Salt Lake City has released a comprehensive plan entitled Climate Positive 2040, detailing ways the Capitol City will sustain its leadership role in addressing climate change.
Salt Lake City is proud to unveil a new grant program, offering $85,000 to spur local sustainable farming efforts.
Because just 3 percent of the fruits and 2 percent of the vegetables consumed by residents are grown in Utah, this program aims to support a more resilient local food system.
In partnership with Urban Food Connections of Utah—the non-profit affiliated with the Downtown Alliance– we’ll be granting money to farmers who want to expand their operations with sustainability in mind. Read more
by Tera Clausen, SLCgreen intern
Holiday season is upon us once again.
Which means it’s time to come together with family and friends to celebrate– and what holiday celebration would be complete without delicious feasts and yummy treats?
At this time of plentiful feasting, we thought it’d be a great time to talk about food.
One of my recent tasks here at SLCgreen was to compile information for a new webpage, called Dining with Discretion. This section is a bit different than SLCgreen’s other pages, in that it discusses the big picture way our food choices have an environmental impact.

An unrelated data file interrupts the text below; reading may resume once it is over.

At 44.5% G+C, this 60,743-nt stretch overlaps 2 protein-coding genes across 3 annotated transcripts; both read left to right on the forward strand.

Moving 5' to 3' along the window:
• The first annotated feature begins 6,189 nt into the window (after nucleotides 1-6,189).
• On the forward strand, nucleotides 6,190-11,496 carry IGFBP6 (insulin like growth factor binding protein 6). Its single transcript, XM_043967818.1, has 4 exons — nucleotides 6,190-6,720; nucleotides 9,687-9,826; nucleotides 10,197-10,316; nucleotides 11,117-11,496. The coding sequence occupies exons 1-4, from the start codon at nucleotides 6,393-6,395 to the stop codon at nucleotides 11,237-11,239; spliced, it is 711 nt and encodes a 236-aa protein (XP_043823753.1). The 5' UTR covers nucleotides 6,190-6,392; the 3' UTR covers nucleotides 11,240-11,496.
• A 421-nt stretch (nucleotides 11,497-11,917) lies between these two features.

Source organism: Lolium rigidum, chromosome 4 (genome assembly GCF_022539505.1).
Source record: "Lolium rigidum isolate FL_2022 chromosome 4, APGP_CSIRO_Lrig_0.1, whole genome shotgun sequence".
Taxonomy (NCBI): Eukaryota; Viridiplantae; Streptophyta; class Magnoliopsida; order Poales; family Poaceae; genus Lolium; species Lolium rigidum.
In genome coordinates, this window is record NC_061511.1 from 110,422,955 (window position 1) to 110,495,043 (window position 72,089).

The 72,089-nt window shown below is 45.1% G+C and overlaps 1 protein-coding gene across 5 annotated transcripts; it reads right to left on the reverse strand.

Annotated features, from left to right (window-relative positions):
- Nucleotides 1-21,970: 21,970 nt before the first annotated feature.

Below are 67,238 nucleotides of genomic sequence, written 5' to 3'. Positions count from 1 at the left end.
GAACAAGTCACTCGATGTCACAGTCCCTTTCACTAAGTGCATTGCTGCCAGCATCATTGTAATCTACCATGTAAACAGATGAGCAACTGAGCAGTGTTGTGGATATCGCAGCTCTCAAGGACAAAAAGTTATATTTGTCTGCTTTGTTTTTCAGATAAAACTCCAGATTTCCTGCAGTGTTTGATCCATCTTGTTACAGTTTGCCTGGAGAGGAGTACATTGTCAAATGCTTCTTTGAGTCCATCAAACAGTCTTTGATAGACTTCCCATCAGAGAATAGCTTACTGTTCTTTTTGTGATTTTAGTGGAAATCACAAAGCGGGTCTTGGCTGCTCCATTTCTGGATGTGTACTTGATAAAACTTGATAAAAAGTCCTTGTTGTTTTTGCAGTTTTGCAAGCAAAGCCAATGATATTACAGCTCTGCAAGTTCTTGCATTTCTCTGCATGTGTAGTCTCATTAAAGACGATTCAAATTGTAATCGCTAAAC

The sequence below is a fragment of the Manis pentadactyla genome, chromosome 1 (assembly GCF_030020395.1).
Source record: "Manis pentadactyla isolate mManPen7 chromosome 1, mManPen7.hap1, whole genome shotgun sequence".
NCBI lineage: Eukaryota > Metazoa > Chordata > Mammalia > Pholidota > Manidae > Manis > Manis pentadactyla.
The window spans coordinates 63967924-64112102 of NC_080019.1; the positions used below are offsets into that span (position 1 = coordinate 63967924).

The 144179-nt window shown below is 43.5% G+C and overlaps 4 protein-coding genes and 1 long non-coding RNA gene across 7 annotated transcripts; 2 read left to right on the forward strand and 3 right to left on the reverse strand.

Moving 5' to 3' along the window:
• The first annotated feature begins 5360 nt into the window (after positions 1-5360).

I was surprised by some of what I found:
- Did you know that if every American chose to not eat meat and cheese for just one day a week, it would be the equivalent of taking 7.6 million cars off the road?
- Are you aware that rain forests are being cut at the rate of 36 football fields per minute each year to make room for cattle grazing and farming?
These are sobering and overwhelming statistics. But our goal is to empower you with information necessary to make a difference– whether that’s through a few small changes or even bigger ones.
That’s what “Dining with Discretion” means.
Discretion is the freedom to decide what should be done in a particular situation, so to Dine with Discretion means to make food choices with the understanding of how the food system affects our world.
Talking about Food Choices at the Office
As I discussed webpage content with my supervisor, one of my co-workers in our neighboring division overheard the idea of giving up meat and cheese one day a week. She joined the conversation and was adamant that she would never give up meat or cheese. The longer we discussed food choices, the more of our fellow SLC Corp co-workers began joining in on the conversation. When I left work that day I had no idea that this conversation would continue for several days. While many people had varying opinions, one thing became very clear – food can be a divisive topic.
However, the question remains: Do people actually want to make these choices, especially when it comes to animal products?
I decided to do a little “market research” by asking around the Public Services office whether people would be willing to alter their behaviors to Dine with Discretion. Read more